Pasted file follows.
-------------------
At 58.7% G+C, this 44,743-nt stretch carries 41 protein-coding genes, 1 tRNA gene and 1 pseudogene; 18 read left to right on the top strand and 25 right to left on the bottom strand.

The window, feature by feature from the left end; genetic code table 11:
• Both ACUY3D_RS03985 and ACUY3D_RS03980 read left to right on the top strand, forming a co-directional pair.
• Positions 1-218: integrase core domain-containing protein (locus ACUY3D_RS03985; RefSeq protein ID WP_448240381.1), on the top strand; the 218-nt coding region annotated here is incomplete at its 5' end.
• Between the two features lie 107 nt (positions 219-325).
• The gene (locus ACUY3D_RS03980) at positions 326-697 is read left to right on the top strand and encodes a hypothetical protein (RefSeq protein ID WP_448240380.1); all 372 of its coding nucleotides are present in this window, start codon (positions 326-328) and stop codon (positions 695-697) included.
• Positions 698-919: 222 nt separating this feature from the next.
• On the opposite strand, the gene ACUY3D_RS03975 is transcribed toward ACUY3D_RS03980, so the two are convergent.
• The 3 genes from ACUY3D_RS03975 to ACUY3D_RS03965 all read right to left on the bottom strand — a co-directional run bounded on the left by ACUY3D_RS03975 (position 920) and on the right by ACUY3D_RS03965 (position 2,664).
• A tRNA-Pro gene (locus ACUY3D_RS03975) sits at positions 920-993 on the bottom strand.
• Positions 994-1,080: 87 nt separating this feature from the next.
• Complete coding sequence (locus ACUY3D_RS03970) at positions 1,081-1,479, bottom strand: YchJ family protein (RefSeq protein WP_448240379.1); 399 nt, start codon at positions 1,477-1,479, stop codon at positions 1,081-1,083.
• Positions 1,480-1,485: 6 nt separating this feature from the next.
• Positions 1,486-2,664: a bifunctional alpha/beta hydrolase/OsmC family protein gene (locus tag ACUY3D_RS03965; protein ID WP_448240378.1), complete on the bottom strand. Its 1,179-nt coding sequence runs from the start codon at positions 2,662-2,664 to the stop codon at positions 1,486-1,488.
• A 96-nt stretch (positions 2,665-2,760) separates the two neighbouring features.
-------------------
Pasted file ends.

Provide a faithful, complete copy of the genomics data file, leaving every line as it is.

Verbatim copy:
At 58.7% G+C, this 44,743-nt stretch carries 41 protein-coding genes, 1 tRNA gene and 1 pseudogene; 18 read left to right on the top strand and 25 right to left on the bottom strand.

The window, feature by feature from the left end; genetic code table 11:
• Both ACUY3D_RS03985 and ACUY3D_RS03980 read left to right on the top strand, forming a co-directional pair.
• Positions 1-218: integrase core domain-containing protein (locus ACUY3D_RS03985; RefSeq protein ID WP_448240381.1), on the top strand; the 218-nt coding region annotated here is incomplete at its 5' end.
• Between the two features lie 107 nt (positions 219-325).
• The gene (locus ACUY3D_RS03980) at positions 326-697 is read left to right on the top strand and encodes a hypothetical protein (RefSeq protein ID WP_448240380.1); all 372 of its coding nucleotides are present in this window, start codon (positions 326-328) and stop codon (positions 695-697) included.
• Positions 698-919: 222 nt separating this feature from the next.
• On the opposite strand, the gene ACUY3D_RS03975 is transcribed toward ACUY3D_RS03980, so the two are convergent.
• The 3 genes from ACUY3D_RS03975 to ACUY3D_RS03965 all read right to left on the bottom strand — a co-directional run bounded on the left by ACUY3D_RS03975 (position 920) and on the right by ACUY3D_RS03965 (position 2,664).
• A tRNA-Pro gene (locus ACUY3D_RS03975) sits at positions 920-993 on the bottom strand.
• Positions 994-1,080: 87 nt separating this feature from the next.
• Complete coding sequence (locus ACUY3D_RS03970) at positions 1,081-1,479, bottom strand: YchJ family protein (RefSeq protein WP_448240379.1); 399 nt, start codon at positions 1,477-1,479, stop codon at positions 1,081-1,083.
• Positions 1,480-1,485: 6 nt separating this feature from the next.
• Positions 1,486-2,664: a bifunctional alpha/beta hydrolase/OsmC family protein gene (locus tag ACUY3D_RS03965; protein ID WP_448240378.1), complete on the bottom strand. Its 1,179-nt coding sequence runs from the start codon at positions 2,662-2,664 to the stop codon at positions 1,486-1,488.
• A 96-nt stretch (positions 2,665-2,760) separates the two neighbouring features.